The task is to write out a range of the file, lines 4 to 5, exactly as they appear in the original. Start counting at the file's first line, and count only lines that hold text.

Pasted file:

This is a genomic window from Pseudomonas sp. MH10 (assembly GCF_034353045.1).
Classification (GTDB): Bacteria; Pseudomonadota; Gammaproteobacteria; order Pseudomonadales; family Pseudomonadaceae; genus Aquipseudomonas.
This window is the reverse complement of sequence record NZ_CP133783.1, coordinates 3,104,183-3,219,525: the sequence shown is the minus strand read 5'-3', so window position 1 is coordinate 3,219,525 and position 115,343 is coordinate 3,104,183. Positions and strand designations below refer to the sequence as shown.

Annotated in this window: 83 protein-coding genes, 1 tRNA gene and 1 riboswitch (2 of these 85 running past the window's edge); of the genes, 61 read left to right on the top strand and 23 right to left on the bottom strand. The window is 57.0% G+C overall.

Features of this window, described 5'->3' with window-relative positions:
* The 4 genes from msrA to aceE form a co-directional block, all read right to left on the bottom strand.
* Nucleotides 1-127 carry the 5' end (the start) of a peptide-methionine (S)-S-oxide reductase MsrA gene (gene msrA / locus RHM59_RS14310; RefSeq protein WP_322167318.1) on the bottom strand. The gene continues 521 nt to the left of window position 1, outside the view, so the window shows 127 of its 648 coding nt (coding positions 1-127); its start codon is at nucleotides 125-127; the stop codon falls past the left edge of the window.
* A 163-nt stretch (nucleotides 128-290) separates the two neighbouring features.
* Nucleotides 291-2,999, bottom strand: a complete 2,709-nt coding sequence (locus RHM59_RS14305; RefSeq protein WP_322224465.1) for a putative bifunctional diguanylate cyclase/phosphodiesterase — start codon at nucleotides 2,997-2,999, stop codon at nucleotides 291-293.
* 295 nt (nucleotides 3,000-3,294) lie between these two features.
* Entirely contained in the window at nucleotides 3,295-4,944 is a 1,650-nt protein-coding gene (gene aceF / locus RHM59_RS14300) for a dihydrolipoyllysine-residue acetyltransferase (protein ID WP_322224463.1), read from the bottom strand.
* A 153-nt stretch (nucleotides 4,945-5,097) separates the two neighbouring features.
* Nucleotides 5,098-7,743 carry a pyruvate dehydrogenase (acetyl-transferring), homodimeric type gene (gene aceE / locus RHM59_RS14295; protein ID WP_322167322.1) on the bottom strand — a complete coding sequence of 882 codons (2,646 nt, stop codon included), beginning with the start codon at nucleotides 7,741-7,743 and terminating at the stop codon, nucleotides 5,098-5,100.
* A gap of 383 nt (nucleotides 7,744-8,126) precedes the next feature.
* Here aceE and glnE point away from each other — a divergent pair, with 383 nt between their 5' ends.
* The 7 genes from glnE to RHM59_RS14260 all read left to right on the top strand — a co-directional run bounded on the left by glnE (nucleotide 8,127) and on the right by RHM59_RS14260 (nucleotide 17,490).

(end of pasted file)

Annotated in this window: 83 protein-coding genes, 1 tRNA gene and 1 riboswitch (2 of these 85 running past the window's edge); of the genes, 61 read left to right on the top strand and 23 right to left on the bottom strand. The window is 57.0% G+C overall.

Features of this window, described 5'->3' with window-relative positions: